THOUSAND OAKS, CALIF. (AP) - The goal for Tiger Woods has always been to be better than he was the year before. Despite losing his marriage and every tournament he played, he still gave himself a passing grade.
“As a golfer, I learned so much more this year than any other year _ and as a person, infinitely more,” Woods said Tuesday. “So it’s been a very successful year, even though it was a very painful year, as well.”
That year comes to a close with the Chevron World Challenge, which starts Thursday featuring an 18-man field of players inside the top 50 in the world ranking. Woods has won the last two times he played, although he missed the last two years _ in 2008 while recovering from knee surgery, and last year because of the Thanksgiving night accident that led to revelations of his infidelity.
It was a year that Woods described as “harder than anyone could have imagined.”
On Tuesday of tournament week a year ago, the Florida Highway Patrol cited him for reckless driving and fined him $164 for running his SUV over a fire hydrant and into a tree outside his home, while a magazine had a cover story from a cocktail waitress who said she had 300 text messages to prove her 31-month affair with Woods.
His personal life was just starting to unravel.
Woods said he never thought about walking away from golf for the entire year, shooting down speculation in a book that he would enlist in the Navy. Woods said as a kid, he either wanted to be a pro golfer or a Navy SEAL.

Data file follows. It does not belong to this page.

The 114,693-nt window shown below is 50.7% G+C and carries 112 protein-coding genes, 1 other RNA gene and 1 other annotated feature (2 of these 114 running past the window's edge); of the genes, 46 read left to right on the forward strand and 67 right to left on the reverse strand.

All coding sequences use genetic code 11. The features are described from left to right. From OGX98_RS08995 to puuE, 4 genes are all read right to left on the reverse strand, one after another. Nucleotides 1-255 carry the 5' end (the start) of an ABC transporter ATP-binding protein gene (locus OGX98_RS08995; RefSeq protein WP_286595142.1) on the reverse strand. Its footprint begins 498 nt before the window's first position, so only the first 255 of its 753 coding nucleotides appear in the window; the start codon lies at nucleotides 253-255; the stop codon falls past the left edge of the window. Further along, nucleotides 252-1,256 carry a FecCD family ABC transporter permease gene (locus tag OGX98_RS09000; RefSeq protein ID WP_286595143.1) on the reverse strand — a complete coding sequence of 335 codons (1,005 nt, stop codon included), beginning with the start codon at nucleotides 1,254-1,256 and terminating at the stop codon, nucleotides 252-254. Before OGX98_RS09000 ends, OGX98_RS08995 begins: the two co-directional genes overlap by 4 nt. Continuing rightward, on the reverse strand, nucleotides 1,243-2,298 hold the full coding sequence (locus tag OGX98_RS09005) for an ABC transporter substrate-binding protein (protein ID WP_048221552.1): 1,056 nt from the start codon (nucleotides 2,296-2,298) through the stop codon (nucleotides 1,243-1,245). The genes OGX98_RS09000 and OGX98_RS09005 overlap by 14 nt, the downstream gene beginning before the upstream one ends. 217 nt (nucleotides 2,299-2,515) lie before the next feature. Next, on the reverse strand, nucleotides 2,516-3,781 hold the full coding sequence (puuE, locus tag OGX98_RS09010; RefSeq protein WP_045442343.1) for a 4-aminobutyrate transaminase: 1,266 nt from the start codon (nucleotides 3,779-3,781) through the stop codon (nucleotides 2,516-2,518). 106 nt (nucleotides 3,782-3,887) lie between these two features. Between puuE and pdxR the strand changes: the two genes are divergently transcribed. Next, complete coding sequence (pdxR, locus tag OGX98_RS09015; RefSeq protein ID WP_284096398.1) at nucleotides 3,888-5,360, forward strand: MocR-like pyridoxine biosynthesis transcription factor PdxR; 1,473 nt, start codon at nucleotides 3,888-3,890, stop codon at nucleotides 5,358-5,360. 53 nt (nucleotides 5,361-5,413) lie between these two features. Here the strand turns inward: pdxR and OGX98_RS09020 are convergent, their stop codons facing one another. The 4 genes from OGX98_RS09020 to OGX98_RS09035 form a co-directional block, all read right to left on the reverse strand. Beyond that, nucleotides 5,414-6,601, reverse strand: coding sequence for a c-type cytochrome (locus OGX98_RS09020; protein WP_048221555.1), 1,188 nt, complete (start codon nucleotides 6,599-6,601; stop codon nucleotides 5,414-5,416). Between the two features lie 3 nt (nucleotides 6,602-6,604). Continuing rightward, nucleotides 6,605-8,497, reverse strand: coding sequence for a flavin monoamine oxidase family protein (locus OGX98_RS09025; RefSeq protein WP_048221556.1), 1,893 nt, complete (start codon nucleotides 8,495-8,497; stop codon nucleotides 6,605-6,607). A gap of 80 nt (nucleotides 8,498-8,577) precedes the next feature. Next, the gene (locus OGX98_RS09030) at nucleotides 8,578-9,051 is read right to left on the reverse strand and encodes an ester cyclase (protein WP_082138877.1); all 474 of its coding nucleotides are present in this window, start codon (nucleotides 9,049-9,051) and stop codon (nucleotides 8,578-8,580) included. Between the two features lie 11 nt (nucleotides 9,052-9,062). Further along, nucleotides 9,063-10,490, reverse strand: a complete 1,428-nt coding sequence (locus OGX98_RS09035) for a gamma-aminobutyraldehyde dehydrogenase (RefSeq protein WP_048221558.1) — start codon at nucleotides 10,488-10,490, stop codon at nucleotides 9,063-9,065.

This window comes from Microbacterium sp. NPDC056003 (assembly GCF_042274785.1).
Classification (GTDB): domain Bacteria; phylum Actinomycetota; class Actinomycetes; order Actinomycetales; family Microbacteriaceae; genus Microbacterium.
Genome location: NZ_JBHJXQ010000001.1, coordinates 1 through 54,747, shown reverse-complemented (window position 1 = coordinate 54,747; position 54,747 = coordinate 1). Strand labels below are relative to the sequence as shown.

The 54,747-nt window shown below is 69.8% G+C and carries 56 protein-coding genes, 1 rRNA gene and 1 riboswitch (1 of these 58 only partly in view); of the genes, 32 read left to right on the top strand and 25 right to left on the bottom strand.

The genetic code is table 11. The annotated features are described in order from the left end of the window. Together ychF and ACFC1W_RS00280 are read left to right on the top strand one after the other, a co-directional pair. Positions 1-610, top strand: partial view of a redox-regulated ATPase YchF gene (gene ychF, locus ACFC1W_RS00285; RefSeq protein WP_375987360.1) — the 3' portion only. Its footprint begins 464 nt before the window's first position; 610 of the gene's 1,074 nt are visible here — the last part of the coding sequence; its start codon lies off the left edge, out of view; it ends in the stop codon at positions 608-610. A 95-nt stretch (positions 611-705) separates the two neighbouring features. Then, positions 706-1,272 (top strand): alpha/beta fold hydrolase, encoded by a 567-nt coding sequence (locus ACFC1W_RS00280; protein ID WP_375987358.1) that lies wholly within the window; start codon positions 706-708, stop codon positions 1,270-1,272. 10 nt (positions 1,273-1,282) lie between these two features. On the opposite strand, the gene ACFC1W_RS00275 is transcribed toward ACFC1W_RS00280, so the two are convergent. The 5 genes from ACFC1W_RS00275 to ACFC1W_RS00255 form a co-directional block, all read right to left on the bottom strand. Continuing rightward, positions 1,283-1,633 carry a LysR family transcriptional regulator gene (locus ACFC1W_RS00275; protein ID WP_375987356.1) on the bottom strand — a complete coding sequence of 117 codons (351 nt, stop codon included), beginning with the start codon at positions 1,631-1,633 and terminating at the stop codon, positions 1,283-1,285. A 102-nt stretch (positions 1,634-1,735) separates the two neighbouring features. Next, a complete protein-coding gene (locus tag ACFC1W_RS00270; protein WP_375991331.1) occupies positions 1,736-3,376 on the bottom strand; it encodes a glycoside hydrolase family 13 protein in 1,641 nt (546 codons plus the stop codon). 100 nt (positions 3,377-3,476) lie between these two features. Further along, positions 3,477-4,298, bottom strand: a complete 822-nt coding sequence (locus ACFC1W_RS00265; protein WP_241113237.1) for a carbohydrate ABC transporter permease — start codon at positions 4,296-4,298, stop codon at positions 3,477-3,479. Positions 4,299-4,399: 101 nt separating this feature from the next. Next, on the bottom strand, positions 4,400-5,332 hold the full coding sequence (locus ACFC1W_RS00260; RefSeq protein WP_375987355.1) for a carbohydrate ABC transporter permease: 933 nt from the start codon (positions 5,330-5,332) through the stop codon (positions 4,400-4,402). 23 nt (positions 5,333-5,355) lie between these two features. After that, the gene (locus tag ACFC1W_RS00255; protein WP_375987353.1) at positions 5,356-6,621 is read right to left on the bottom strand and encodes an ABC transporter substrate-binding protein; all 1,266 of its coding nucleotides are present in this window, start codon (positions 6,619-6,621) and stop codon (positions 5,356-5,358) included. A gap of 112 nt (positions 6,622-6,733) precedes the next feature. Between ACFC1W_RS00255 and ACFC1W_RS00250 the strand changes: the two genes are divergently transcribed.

That was not lost on Ian Poulter as he hit balls on the range Tuesday morning and talked about the world ranking, amazed that Woods has lost more ranking points than any player has earned this year.
“It shows how good,” Poulter said, pausing. It sounded as though he was ready to say “how good he was,” but the Englishman caught himself, because he believes Woods will return. “It shows how good he can be when he’s at his best.”
Can he get it back?
“I think it’s in him even more,” Poulter said.
Woods talked about the need to change his personal life and his golf swing, but he never explained until Tuesday why he had to change a swing that had brought him 31 tour victories, including six majors, under Hank Haney.
“As I played throughout the summer, I kept trying to do the things that I was working on with Hank over the years, and it just wasn’t working anymore, and it got to a point where I just couldn’t do it,” he said. “It’s kind of hard to try and play tournament level golf, major championship golf especially, when at the time I was struggling with which way the ball was going to go. That’s not fun.”View Entire Story
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